Sunday, September 20, 2015

Owning My Teacher Failures

 I was talking with some teacher friends about what we share on Twitter, Facebook, Instagram and our blogs. We wondered why people seem to only share the good ideas, events, or lessons. Online, most appear to be phenomenal teachers, always saying just the right thing to inspire that frustrated student. Finding just the right book to turn that reluctant reader into a hungry reader. Finding the perfect way to meet with all of their groups and conferring with each student. Choosing the perfect texts that lead to enriched literature circles, where all voices are heard and respected. Developing a writing conference system that encourages peer editing, gives timely feedback, and helps all writers flourish. Making every class period an experience, while having time to write a reflective blog post during their lunch hour.

      I'll be the first to admit that I only post the highlights of my days, the lessons that worked, the pictures of happy children reading their books or displaying their play-doh creations with smiling faces. I tweet out fantastic ideas and inspiring comments about my educational philosophy. But the truth is, there were an equal number of times when things didn't go so well.

Spoiler alert: I didn't rush to social media to share them.

Here's how I have failed these past two weeks. Brace ain't pretty.

  1. On the first day of school, we were supposed to have a picnic lunch with our advisory class on the soccer field. I brought out a Would You Rather book and planned to pose questions, leading to an engaging debate while we ate. In reality, I asked about 10 of these situations to the students right around me. However, many other students didn't quite get the message that we should sit together and ate elsewhere. We ended up going inside early, where I tried to give a school tour of a building I was still trying to find my way around.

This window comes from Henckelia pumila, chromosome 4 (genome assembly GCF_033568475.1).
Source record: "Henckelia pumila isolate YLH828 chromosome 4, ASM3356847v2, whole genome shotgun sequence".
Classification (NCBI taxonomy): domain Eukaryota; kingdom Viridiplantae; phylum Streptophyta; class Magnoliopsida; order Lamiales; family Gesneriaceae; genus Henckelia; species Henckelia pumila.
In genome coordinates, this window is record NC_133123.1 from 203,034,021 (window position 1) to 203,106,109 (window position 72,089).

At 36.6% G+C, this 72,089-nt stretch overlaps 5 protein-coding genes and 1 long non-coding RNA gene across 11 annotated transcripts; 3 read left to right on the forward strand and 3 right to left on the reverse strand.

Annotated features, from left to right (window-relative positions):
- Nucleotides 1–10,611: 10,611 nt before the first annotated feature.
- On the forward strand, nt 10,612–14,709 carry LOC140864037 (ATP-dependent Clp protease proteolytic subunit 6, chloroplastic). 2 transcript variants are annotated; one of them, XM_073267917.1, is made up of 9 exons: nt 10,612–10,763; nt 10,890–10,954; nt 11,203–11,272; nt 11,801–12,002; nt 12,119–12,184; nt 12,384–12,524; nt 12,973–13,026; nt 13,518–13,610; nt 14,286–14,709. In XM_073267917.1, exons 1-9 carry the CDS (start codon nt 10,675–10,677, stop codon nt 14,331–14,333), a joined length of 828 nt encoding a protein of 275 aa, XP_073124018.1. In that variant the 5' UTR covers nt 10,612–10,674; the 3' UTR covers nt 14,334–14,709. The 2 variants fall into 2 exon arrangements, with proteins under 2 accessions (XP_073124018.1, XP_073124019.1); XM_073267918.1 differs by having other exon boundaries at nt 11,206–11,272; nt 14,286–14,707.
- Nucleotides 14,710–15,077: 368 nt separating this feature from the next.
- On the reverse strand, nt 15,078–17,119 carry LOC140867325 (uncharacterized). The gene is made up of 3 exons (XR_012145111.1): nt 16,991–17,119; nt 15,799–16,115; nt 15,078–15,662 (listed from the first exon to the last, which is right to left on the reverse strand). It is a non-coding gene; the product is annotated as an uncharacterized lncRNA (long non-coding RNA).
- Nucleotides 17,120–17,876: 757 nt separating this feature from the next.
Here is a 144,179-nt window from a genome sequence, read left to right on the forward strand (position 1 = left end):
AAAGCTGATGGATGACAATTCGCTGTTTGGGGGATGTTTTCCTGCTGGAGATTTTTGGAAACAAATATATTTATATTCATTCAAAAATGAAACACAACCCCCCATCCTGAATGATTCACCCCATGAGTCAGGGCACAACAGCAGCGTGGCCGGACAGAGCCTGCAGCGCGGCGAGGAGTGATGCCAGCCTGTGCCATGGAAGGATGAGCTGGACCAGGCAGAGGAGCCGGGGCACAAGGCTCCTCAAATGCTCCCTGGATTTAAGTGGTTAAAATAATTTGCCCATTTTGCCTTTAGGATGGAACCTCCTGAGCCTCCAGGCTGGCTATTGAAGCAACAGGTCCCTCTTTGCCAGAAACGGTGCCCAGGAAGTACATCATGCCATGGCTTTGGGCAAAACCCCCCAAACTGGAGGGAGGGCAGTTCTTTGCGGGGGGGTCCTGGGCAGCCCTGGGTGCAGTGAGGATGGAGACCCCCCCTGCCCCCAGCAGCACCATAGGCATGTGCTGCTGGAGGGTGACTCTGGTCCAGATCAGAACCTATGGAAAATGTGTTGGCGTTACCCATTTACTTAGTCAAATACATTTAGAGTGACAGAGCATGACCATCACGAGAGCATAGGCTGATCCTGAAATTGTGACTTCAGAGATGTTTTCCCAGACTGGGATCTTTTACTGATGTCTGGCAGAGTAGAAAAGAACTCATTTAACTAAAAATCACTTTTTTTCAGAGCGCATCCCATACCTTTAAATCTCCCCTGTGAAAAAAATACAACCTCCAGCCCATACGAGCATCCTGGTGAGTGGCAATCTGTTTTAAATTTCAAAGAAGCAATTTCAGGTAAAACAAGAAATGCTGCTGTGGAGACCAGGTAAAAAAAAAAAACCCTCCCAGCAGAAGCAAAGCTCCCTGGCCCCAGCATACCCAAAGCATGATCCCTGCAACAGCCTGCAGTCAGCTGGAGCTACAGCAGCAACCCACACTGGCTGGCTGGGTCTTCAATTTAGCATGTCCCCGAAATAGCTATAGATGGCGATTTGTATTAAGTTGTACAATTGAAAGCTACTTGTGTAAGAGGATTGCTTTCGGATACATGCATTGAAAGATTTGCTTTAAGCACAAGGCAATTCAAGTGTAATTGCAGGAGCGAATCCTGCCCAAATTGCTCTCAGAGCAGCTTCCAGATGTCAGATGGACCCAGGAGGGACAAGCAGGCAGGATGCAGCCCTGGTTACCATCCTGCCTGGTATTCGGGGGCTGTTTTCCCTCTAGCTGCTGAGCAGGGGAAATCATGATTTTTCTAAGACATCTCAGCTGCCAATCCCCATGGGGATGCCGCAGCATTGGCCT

2. On our second day of ELA, I organized a book pass with newer books from our classroom library. However, I didn't think to have them take pictures of book covers with their iPads until later sections, had too many books in each bin (and wasn't careful to include a variety of genres in each one) and didn't leave enough time for them to share out before class was over.
  3. I knew Dot Day would look different this year, since I would only have each section for 50 minutes. I thought I wouldn't have time (in 45 min) to do dot art, so tried a shared/unique circle discussion activity that didn't quite meet the "make your mark" philosophy. I felt that I tried to do too much with this one activity and tried too hard to make a connection to the book The Dot that I'd read aloud the day before. I should have just had them make unique dot art or contribute to a group dot and called it a day.
  4. I introduced Biblionasium and Kidblogs on the same day, planning to get both icons on their home screen, and even thought I could have them write their first blog post. I forgot how long it takes for large large groups to accomplish this, especially with new iPads. I realized then, as I have many times since then, how much hand holding the students are used to from elementary. We barely got the initial login done. Then, the next day, I thought we could blog AND run through Article of the Week. Who was I kidding? Logging in and writing a first post (and publishing it) took most of our time. Oh well, my teammate Melissa said the benefit is that I am now planned for Monday.